Not only should “gouging” be “legal,” but in fact welcomed. Gouging ensures a supply of a good even when supplies are constrained. For example, gouging of event tickets ensures that you can get a ticket at a moment’s notice. Although the price is high would you prefer high price and ticket vs. no ticket? Rising prices due to increased demand is the market-natural rationing system. If prices stay low, then no one cuts back and the good is quickly consumed. High prices incentivize conservation so a given supply last longer and is available to those that desperately have a need of it. Hypocritically the state blocks private business from such practice but happily engages in it on a regular basis in the PeachPass toll lanes of I-85. I have personally seen prices go from 7¢ to over $11 for the same stretch. Of course this is a good thing, and the state knows it, so it is rather disingenuous for them to block it in other arenas.

The most common objection is what of the station that raises their prices during the day on the mere rumor of a disruption? They’ve already paid for the gas in the tanks in the ground – how can they possibly justify reaping these windfall gains? Easy. The higher price (and profit) ensures the station itself can buy more from their supplier at the soon to be higher prices. If the gas in the ground cost 25 and is sold for 30, then the station takes from those sales 25 and buys the same amount again. But if they are not allowed to raise prices and it soon will cost 100 to refill the station’s tanks, then they can only buy 1/3 of what is needed and so will run out that much faster each time. If they can charge 120, they can take 100 and fully replenish the tanks ensuring a steady supply.

A tertiary benefit of high prices is as economic alarm. It signals too society that resources are more urgently needed where prices are high. People then swoop in to access that higher profit potential and so the supply immediately begins to swell and prices fall. So even when such “gouging” occurs it will not last long as the market corrects itself naturally. No need for men with guns running around threatening people.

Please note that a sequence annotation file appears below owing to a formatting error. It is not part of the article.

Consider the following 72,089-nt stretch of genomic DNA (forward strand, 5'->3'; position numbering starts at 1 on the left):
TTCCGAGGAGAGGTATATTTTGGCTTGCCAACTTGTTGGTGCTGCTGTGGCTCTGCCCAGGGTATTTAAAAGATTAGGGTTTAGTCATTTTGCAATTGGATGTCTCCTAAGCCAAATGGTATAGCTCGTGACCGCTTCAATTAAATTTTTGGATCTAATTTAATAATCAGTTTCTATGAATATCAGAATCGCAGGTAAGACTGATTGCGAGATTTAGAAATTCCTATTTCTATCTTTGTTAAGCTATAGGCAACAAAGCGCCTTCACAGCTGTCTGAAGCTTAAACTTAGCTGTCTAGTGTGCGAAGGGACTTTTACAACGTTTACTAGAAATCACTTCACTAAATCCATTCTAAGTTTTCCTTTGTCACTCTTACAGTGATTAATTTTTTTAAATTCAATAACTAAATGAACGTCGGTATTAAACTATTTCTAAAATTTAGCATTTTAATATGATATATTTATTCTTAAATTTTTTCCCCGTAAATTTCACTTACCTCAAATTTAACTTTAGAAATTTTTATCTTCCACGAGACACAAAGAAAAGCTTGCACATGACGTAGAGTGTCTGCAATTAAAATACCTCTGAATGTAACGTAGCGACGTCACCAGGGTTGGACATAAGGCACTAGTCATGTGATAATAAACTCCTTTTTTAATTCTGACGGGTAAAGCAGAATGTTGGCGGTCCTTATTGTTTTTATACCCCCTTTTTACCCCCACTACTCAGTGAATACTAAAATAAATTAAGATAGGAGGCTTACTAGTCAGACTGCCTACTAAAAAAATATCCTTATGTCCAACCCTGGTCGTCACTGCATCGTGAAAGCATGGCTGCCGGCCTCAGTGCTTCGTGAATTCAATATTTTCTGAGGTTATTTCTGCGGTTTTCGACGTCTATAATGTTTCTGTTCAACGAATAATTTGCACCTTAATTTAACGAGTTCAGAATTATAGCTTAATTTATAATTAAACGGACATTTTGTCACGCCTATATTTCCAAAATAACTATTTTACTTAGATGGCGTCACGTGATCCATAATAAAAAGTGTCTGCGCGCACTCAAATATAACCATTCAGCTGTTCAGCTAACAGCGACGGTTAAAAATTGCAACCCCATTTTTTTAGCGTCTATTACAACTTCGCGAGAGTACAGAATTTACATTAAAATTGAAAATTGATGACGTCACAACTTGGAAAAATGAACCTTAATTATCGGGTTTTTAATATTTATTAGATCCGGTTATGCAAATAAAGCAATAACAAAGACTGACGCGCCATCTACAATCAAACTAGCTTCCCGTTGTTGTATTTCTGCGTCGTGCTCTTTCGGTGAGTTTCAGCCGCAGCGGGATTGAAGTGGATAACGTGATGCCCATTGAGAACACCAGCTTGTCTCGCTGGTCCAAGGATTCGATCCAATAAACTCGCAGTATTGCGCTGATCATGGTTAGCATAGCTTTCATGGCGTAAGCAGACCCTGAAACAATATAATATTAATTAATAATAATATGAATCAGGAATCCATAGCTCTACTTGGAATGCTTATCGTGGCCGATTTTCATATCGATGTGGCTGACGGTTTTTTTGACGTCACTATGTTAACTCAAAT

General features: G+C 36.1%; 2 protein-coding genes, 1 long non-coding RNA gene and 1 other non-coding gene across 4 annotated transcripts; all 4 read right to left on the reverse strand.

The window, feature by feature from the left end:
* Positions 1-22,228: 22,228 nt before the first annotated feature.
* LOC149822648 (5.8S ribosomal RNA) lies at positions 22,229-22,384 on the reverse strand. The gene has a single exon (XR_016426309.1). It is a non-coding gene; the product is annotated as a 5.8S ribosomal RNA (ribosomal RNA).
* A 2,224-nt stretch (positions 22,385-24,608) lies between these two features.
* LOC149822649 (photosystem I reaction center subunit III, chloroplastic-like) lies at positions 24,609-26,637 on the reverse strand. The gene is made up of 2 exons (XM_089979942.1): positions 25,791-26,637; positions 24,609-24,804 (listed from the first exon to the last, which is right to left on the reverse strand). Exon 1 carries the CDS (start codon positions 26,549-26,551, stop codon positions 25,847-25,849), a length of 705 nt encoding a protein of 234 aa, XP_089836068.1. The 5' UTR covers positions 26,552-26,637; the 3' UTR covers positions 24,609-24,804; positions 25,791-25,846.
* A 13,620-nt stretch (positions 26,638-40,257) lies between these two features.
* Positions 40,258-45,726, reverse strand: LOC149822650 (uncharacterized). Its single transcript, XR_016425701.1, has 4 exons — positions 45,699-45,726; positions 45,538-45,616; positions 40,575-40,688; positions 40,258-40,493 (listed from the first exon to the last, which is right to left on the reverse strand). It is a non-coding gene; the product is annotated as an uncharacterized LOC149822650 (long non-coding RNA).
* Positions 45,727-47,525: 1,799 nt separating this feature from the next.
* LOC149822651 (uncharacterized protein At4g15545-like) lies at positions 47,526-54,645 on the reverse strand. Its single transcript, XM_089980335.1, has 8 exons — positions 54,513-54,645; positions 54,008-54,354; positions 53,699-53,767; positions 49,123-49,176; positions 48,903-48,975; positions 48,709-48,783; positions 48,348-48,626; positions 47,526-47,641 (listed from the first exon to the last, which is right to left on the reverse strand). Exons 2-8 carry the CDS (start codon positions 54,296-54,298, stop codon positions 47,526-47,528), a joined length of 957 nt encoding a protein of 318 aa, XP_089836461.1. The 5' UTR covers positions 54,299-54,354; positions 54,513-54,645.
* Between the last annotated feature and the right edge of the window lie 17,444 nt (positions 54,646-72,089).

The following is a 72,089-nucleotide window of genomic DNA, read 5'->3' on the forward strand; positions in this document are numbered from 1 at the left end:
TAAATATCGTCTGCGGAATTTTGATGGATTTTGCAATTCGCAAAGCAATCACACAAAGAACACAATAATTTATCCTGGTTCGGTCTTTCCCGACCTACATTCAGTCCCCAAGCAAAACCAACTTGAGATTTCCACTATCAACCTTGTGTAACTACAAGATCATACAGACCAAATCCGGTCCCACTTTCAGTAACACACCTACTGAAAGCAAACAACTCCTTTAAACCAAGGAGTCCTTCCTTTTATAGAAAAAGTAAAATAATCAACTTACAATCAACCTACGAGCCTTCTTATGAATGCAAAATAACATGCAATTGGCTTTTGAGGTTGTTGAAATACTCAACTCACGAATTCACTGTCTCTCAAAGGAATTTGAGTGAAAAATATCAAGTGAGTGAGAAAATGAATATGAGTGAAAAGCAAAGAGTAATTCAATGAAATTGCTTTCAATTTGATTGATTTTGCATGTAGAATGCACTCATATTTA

The usual objection here is that people can’t afford the higher prices. Please. No one is going to be filing bankruptcy because they spent extra on gas for a week or so. The above average amounts are no more than typical monthly discretionary spending (movies, eating out, etc.) The prospect of possibly foregoing a few luxuries doesn’t seem like the sort of essential human right that rises to a compelling state interest. Indeed, state intervention only makes matters worse – when it comes to economics, there’s no free lunch.

Can Buy Me Love

There is something eerily similar to the behavior of politicians competing for votes and that of divorced parents competing for the love of a child. There are two strategies deployed in this endeavor. Tear your competitor down with insults or build yourself up through gifts. With either approach there is little daylight between Democrats and Republicans. With Trump’s recent speech directed at working women we see that the difference between Democrats and Republicans is in degree, not kind. Both are quite willing to violate the rights of the individual upon the altar of compulsory collectivism, because you know, feelings. Trump promises six weeks of paid leave for working women. Clinton promises twelve weeks of paid leave for anyone caring for someone. Why so stingy though? It’s not their money after all. Why not promise a year of paid leave? Or two, or ten? Oh, that’s right, because of course we all know there are thresholds of cost that no business could bear. Let’s be reasonable after all. So in the pursuit of reasonableness our wise overlords-to-be dial back the burden-meter until some, but not all, business could manage to survive. Since only 12% of companies currently provide paid family leave we can draw the reasonable conclusion that this is a fairly expensive benefit. Were it not expensive then naturally every business would provide it (duh). And what adjective describes somebody that can afford really expensive things? That’s right: wealthy! So what kind of sorting might we expect to see if a large expense is imposed on large and small businesses alike? That’s right – smaller businesses will shut down leaving only the larger wealthy ones behind. Likewise the (artificial, government imposed) barrier to entry for new competitors will be so high that none will pass. I can almost understand Trump proposing this. As a large business owner it confers a competitive edge to his corporate interests. But the Democrats, those supposed champions of the “working men and women” leading the charge against the evil one percenters, they are in fact giving those ultra-uber rich businesses the greatest benefit imaginable: eliminating sources of competition. The irony is I’m sure Bernie would have supported a similar mandate while remaining blind to the fact he’s helping the very businesses he decries.